The Underground Railroad pioneer was the leading vote-getter in a 2015 poll sponsored by the Women on 20s campaign, which made headlines last year as it advocated for replacing Jackson with a woman.

Today's decision represents a change in direction for Treasury Secretary Jack Lew, who in June 2015 pegged the $10 FRN as the denomination that would don a notable woman's portrait.

"Since we began this process, we have heard overwhelming encouragement from Americans to look at notes beyond the $10," Lew wrote in a letter that accompanied the press release. "Based on this input, I have directed the Bureau of Engraving and Printing to accelerate plans for the redesign of the $20, $10, and $5 notes."

Lew said he anticipates that final concept designs for the new $20, $10 and $5 notes will all be unveiled in 2020 in conjunction with the 100th anniversary of the 19th Amendment, which granted women the right to vote.

Jackson became the target of Women on 20s as a president who was behind the mass relocation of Native Americans by way of what is commonly called the Trail of Tears.

Jackson will still have a spot on the $20 FRN. Lew said an image of him will appear on the back of the note along with a portrait of the White House.

Abraham Lincoln will continue to appear on the face of the $5 FRN, but the redesigned back of the note will depict historic events that have occurred at the Lincoln Memorial.

To read the complete Coin World article, see:
Harriet Tubman will replace Andrew Jackson on $20 bill (

Here's a short excerpt from the Times article. -Editor

Treasury Secretary Jacob J. Lew on Wednesday announced the most sweeping and historically symbolic makeover of American currency in a century, proposing to replace the slaveholding Andrew Jackson on the $20 bill with Harriet Tubman, the former slave and abolitionist, and to add women and civil rights leaders to the $5 and $10 notes.

Mr. Lew may have reneged on a commitment he made last year to make a woman the face of the $10 bill, opting instead to keep Alexander Hamilton, to the delight of a fan base swollen with enthusiasm over a Broadway rap musical based on the life of the first Treasury secretary.

But the broader remaking of the nation’s paper currency, which President Obama welcomed on Wednesday, may well have captured a historical moment for a multicultural, multiethnic and multiracial nation moving contentiously through the early years of a new century.

Mr. Lew directed the Bureau of Engraving and Printing to hasten the redesign of the $20 and $5 notes at the same time. Subsequent production of the $10 bill would take precedence, though Mr. Lew said all three notes could be in wallets before 2030. The final decision on release is up to the Fed.

One wild card is that Mr. Lew and President Obama have just months left in office. But Mr. Lew expressed confidence that his successors would not veto the currency makeovers.

To read the complete New York Times article, see:
Harriet Tubman Ousts Andrew Jackson in Change for a $20 (

As with any hotly debated topic, there were those not happy with the outcome. Here's an excerpt from a note from E-Sylum regular Dick Johnson. -Editor

Dick writes:

Replacing General Jackson with a portrait of Harriet Tubman is political correctness run amok. As one writer stated there is a single sentence about Tubman in Samuel Eliot Morison’s “The Oxford History of American People” while there are five pages on Andrew Jackson.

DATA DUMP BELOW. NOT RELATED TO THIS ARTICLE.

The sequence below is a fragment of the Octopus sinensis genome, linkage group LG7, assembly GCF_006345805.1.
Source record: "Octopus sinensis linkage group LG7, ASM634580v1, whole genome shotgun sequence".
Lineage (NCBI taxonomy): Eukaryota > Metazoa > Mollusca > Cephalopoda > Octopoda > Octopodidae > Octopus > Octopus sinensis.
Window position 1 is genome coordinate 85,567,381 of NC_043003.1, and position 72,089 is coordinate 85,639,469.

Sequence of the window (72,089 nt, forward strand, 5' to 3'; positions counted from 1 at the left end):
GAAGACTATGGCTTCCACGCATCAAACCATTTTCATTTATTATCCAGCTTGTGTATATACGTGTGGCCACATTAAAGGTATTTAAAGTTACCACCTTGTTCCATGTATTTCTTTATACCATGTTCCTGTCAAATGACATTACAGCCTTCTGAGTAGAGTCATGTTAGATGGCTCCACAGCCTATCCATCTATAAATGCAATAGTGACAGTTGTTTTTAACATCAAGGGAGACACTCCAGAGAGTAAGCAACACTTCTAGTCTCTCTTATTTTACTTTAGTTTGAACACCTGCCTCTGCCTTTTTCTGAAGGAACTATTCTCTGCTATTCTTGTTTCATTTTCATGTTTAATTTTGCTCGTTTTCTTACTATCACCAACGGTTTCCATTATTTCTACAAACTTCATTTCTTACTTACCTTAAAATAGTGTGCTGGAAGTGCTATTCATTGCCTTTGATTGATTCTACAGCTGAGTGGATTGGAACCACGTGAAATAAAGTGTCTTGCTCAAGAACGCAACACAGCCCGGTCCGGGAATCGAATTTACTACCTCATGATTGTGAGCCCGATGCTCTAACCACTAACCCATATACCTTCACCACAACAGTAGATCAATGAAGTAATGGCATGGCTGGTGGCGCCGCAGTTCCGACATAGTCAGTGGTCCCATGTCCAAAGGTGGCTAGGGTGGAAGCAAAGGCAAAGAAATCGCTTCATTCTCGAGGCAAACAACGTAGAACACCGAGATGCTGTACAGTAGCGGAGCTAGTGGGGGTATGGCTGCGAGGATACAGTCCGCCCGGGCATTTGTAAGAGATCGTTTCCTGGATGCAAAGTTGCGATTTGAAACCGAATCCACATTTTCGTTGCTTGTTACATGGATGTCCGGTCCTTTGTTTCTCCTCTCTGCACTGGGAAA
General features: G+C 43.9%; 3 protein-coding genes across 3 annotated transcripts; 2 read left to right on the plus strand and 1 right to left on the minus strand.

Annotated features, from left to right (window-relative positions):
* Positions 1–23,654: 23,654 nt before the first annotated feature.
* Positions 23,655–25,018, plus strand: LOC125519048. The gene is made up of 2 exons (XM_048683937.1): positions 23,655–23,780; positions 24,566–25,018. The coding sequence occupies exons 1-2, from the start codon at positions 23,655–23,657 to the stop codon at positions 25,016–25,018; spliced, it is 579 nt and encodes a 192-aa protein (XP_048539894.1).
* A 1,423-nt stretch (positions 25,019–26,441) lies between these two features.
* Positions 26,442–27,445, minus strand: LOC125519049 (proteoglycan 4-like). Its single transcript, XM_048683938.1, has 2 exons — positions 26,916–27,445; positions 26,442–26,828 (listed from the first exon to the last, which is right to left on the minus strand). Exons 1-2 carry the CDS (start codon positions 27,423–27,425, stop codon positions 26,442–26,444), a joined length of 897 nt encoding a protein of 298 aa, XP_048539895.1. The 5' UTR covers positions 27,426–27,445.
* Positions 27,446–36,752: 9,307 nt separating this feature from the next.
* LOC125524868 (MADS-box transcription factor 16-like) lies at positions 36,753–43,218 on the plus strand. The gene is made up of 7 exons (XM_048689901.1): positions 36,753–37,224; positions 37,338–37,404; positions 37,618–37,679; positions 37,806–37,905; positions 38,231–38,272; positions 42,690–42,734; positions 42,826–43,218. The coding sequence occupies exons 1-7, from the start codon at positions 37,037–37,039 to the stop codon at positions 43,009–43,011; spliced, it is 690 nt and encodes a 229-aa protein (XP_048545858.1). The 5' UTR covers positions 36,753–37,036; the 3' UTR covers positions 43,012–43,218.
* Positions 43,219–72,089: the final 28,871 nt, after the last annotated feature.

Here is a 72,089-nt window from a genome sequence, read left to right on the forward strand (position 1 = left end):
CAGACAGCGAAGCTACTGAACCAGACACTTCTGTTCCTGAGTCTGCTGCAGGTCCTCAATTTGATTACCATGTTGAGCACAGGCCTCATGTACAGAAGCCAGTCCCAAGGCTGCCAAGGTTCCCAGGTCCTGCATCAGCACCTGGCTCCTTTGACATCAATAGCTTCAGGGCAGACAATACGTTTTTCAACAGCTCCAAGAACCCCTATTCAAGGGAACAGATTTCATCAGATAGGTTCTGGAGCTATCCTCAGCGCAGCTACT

Placing a woman on our currency is an admirable move by the Treasury. However, a far better choice would be a Generic Woman – honoring ALL women.

General Jackson deserves to stay on the $20 bill to continue to be recognized as one of the great patriots in early American history.

Historian Eric Foner, author of Gateway to Freedom: The Hidden History of the Underground Railroad approves, and nicely addresses the quandary of changing views of history. -Editor

... this also goes to the core of a broader debate: what is the best way to publicly acknowledge all of the facets of our history?

“The context is the ongoing debate over how history should be represented in public,” Foner said. “I approve of this. I think the best way to deal with it is to add, not necessarily subtract. The public recognition of history should represent the actual history. Including Harriet Tubman is more representative of the history of the United States.”

“In the south, I don’t think they should take down statues of Confederate leaders,” Foner continued. “They should put up statues of black congressmen and senators. It makes the public history more accurately reflect our entire history.”

Now the $20 bill literally represents two sides of our history — slave ownership and abolitionism.

To read the complete article, see:
Harriet Tubman just bumped Andrew Jackson from the $20 bill. Historian Eric Foner approves. (

The Washington Post Editorial Board was also pleased. -Editor

THE USUAL concern of an editorial page is government ineptitude or corruption, but it is also our occasional pleasant duty to call attention to cases of government competence — the most recent of which is Treasury Secretary Jack Lew’s proposed redesign of U.S. currency. In fact, “competent” is too weak an encomium for Mr. Lew’s elegant handling of a sensitive task — to include images of women and minorities on heretofore white-male-dominated paper money.